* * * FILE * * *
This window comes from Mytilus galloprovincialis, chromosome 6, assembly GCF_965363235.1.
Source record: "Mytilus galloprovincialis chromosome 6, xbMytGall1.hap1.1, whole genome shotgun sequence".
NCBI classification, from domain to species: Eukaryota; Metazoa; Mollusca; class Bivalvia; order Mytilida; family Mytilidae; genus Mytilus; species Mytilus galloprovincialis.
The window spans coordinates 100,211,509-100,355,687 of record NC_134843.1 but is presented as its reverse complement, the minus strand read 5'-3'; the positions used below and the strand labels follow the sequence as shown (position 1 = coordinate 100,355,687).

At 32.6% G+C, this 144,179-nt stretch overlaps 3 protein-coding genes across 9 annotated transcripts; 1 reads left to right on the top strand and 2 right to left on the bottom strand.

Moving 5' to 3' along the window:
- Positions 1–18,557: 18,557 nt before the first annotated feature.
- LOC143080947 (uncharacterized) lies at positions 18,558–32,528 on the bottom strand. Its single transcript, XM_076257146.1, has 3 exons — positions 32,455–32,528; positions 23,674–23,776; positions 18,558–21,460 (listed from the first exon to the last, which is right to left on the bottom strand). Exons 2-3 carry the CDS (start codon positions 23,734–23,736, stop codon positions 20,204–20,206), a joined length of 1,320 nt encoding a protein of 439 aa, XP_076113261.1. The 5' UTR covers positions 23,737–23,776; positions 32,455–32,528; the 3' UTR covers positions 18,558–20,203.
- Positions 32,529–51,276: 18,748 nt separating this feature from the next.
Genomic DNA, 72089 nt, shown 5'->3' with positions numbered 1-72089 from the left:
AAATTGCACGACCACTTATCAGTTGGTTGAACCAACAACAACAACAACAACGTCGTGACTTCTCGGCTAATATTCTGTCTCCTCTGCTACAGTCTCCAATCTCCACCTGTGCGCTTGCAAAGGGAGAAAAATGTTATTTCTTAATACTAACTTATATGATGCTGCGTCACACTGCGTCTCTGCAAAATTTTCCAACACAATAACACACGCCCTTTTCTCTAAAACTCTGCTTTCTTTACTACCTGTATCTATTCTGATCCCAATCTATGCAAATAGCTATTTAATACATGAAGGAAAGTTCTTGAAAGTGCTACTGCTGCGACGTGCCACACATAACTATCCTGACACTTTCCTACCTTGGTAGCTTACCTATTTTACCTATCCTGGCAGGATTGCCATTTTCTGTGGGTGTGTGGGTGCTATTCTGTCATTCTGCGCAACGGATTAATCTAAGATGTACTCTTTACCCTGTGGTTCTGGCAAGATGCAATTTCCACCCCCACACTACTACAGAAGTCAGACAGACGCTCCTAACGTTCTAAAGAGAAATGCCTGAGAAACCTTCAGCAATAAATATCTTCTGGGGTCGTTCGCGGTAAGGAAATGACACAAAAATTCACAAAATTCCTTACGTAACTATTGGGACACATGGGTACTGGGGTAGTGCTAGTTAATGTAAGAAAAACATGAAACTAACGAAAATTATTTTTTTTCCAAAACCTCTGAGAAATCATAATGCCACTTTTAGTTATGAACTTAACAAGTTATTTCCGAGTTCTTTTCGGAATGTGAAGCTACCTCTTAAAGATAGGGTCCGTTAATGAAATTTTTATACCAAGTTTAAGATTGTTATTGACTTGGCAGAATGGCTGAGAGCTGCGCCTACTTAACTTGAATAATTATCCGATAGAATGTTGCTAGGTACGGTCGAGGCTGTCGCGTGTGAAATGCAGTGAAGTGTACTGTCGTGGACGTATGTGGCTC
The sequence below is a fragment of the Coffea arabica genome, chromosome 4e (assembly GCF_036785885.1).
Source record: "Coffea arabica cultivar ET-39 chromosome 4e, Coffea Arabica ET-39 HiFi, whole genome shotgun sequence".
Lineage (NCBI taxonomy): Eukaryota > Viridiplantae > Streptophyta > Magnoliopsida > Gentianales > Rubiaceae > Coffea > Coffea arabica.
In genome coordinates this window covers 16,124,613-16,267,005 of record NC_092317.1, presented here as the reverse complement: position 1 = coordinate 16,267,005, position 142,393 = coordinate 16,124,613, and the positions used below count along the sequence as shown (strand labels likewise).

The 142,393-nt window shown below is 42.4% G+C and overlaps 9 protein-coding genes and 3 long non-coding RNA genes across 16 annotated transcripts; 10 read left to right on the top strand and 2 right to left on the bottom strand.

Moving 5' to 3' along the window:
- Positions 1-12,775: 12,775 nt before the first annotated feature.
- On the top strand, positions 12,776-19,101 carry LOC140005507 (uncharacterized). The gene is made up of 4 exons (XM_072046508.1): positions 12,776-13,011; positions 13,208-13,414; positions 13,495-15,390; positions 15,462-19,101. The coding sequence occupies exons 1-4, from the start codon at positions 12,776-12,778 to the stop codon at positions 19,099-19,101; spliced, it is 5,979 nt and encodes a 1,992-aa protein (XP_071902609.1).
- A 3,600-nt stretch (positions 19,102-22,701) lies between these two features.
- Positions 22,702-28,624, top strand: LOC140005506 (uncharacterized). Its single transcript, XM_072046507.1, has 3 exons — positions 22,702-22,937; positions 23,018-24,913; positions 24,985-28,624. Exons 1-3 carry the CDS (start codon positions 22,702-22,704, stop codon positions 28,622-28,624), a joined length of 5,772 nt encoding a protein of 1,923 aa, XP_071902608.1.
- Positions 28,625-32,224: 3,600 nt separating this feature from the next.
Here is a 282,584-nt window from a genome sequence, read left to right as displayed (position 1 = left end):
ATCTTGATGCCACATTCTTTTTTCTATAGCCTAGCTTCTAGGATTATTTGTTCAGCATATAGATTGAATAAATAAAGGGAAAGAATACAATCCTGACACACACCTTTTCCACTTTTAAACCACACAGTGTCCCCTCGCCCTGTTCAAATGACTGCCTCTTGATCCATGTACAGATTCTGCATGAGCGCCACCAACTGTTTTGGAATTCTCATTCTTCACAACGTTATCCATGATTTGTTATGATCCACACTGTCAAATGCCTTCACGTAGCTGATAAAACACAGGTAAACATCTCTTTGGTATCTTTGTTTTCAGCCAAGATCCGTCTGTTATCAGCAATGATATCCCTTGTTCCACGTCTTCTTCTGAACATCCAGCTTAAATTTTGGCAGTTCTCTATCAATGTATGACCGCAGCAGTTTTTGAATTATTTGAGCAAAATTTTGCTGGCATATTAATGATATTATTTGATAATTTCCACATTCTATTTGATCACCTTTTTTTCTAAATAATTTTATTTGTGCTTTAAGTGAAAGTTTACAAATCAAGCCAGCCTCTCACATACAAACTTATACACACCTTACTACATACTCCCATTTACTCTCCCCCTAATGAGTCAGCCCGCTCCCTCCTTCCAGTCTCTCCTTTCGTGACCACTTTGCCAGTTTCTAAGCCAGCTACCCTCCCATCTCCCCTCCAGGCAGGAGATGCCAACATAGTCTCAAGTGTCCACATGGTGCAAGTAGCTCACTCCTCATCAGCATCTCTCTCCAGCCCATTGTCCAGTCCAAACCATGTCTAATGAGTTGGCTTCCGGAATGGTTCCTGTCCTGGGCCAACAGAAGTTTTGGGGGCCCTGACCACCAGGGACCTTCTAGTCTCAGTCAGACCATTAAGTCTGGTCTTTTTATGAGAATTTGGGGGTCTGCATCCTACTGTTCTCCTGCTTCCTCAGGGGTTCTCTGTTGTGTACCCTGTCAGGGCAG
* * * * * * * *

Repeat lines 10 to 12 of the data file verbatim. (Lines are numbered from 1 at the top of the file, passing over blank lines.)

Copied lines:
Genomic DNA, 72089 nt, shown 5'->3' with positions numbered 1-72089 from the left:
AAATTGCACGACCACTTATCAGTTGGTTGAACCAACAACAACAACAACAACGTCGTGACTTCTCGGCTAATATTCTGTCTCCTCTGCTACAGTCTCCAATCTCCACCTGTGCGCTTGCAAAGGGAGAAAAATGTTATTTCTTAATACTAACTTATATGATGCTGCGTCACACTGCGTCTCTGCAAAATTTTCCAACACAATAACACACGCCCTTTTCTCTAAAACTCTGCTTTCTTTACTACCTGTATCTATTCTGATCCCAATCTATGCAAATAGCTATTTAATACATGAAGGAAAGTTCTTGAAAGTGCTACTGCTGCGACGTGCCACACATAACTATCCTGACACTTTCCTACCTTGGTAGCTTACCTATTTTACCTATCCTGGCAGGATTGCCATTTTCTGTGGGTGTGTGGGTGCTATTCTGTCATTCTGCGCAACGGATTAATCTAAGATGTACTCTTTACCCTGTGGTTCTGGCAAGATGCAATTTCCACCCCCACACTACTACAGAAGTCAGACAGACGCTCCTAACGTTCTAAAGAGAAATGCCTGAGAAACCTTCAGCAATAAATATCTTCTGGGGTCGTTCGCGGTAAGGAAATGACACAAAAATTCACAAAATTCCTTACGTAACTATTGGGACACATGGGTACTGGGGTAGTGCTAGTTAATGTAAGAAAAACATGAAACTAACGAAAATTATTTTTTTTCCAAAACCTCTGAGAAATCATAATGCCACTTTTAGTTATGAACTTAACAAGTTATTTCCGAGTTCTTTTCGGAATGTGAAGCTACCTCTTAAAGATAGGGTCCGTTAATGAAATTTTTATACCAAGTTTAAGATTGTTATTGACTTGGCAGAATGGCTGAGAGCTGCGCCTACTTAACTTGAATAATTATCCGATAGAATGTTGCTAGGTACGGTCGAGGCTGTCGCGTGTGAAATGCAGTGAAGTGTACTGTCGTGGACGTATGTGGCTC
The sequence below is a fragment of the Coffea arabica genome, chromosome 4e (assembly GCF_036785885.1).